No food for humans or animals (Joel 1:17-1:18)

“The seed shrivels

Under the clods.

The storehouses

Are desolate.

The granaries

Are ruined,

Because the grain has failed.

How the animals groan!

The herds of cattle

Wander about.

They are perplexed

Because there is no pasture

For them.

Even the flocks of sheep

Are dismayed.”

The devastation of the grasshopper locust plague has left seeds shriveled up. The storehouses and granaries are ruined and desolate. The grain harvests have all failed. The farm animals groan. The cattle herds wander around looking for a grass pasture. They and the flocks of sheep are perplexed and dismayed. Both humans and animals lack food.

The failure of the wise men (Dan 5:8-5:9)

“Then all the king’s wise men

Came in.

But they could not read

The writing.

They could not tell

The king

Its interpretation.

Then King Belshazzar

Became greatly terrified.

His face turned pale.

His lords were perplexed.”

However, when all the wise men came in to see the king, they could not read or interpret the writing on the wall. Then the king got afraid, as his face turned pale again. Even his important lords at this party were perplexed, since they did not know what to do.

The misery of the human condition (Sir 40:1-40:5)

“Hard work

Was created for everyone.

A heavy yoke is laid

On the children of Adam.

This begins

From the day they come forth

From their mother’s womb,

Until the day

They return

To the mother of all the living.

They have perplexities.

They have fear of heart.

They have their anxious thoughts

About the day of their death.

Whether one sits on a splendid throne,

Whether one grovels in dust,

Whether one grovels in ashes,

Whether one who wears purple,

Whether one wears a crown,

Whether one is clothed in burlap,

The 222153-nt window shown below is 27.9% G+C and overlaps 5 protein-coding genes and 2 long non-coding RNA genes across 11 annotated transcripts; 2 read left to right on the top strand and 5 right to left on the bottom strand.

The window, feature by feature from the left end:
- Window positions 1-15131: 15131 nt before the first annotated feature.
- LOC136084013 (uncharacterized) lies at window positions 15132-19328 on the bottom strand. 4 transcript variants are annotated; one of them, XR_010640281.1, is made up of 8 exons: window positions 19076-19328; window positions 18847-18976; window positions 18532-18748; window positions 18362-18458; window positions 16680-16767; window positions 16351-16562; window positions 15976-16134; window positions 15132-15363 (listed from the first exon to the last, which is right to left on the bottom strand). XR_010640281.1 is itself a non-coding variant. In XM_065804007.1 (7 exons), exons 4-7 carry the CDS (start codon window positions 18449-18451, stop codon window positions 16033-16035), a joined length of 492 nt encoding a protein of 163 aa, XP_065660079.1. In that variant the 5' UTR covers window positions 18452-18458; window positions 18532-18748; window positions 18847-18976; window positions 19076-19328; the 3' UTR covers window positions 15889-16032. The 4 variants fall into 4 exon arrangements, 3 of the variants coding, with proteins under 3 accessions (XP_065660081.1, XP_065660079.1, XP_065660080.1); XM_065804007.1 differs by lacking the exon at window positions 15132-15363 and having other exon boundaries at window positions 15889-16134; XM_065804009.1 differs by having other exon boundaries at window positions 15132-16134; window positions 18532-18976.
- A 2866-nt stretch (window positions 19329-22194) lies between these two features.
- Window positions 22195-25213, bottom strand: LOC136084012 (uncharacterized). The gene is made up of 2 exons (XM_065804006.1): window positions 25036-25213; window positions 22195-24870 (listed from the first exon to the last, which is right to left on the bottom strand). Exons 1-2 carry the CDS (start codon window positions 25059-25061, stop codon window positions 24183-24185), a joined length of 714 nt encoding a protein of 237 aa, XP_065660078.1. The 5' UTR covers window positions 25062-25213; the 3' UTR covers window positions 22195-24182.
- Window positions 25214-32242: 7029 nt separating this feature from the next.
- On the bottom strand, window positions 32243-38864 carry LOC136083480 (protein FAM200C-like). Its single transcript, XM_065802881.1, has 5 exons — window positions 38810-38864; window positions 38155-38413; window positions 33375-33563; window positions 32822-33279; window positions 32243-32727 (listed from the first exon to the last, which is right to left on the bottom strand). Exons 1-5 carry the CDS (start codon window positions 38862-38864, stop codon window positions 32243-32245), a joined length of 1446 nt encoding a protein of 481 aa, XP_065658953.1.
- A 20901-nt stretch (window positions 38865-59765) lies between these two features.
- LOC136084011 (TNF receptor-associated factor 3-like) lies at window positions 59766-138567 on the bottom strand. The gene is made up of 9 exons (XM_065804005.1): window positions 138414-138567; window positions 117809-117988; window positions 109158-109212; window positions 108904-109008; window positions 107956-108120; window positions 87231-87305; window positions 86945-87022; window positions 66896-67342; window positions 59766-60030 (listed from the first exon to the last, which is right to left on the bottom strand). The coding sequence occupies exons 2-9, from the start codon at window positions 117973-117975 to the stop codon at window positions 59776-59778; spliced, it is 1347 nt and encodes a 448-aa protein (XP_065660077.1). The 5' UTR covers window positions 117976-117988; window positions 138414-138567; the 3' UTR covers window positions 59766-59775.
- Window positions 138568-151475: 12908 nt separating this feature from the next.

There is anger.

There is envy.

There is trouble.

There is unrest.

There is fear of death.

There is fury.

There is strife.”

Sirach indicates that hard work is for everyone. The children of Adam must wear a heavy yoke on their necks from the day they are born until the day they die. Humans are perplexed, fearful, and anxious about the day of their death. It does not matter whether they sit on a throne with a crown and purple clothing or grovel in dust and ashes wearing burlap, they all have the same troubles of anger, envy, unrest, fury, strife, and of course the fear of death.

The greatness of God (Sir 18:1-18:7)

“He who lives forever

Created the whole universe.

The Lord alone is just.

There is no other beside him.

He steers the world

With the span of his hand.

All things obey his will.

He is king of all things

By his power.

He separates the holy things

From the profane.

To none has he given power

To proclaim his works.

Who can search out his mighty deeds?

Who can measure his majestic power?

Who can fully recount his mercies?

It is not possible to diminish or increase them.

It is not possible to fathom the wonders of the Lord.

When human beings have finished,

They are just beginning.

When they stop,

They are still perplexed.”

The eternal God has created the whole universe. The Lord alone is just since there is no one beside him. He steers the world with his hands. Everything obeys his will, since he is the king of all things. The Lord separates the sacred from the profane. No one can proclaim his works, search out his mighty deeds, measure his majestic power, or tell all about his mercy. You cannot increase or decrease his power. You cannot imagine all the wonders of the Lord. Humans think that they are finishing things, but they are only beginning, since they are still perplexed. The Lord is the great creator of this wonderful world.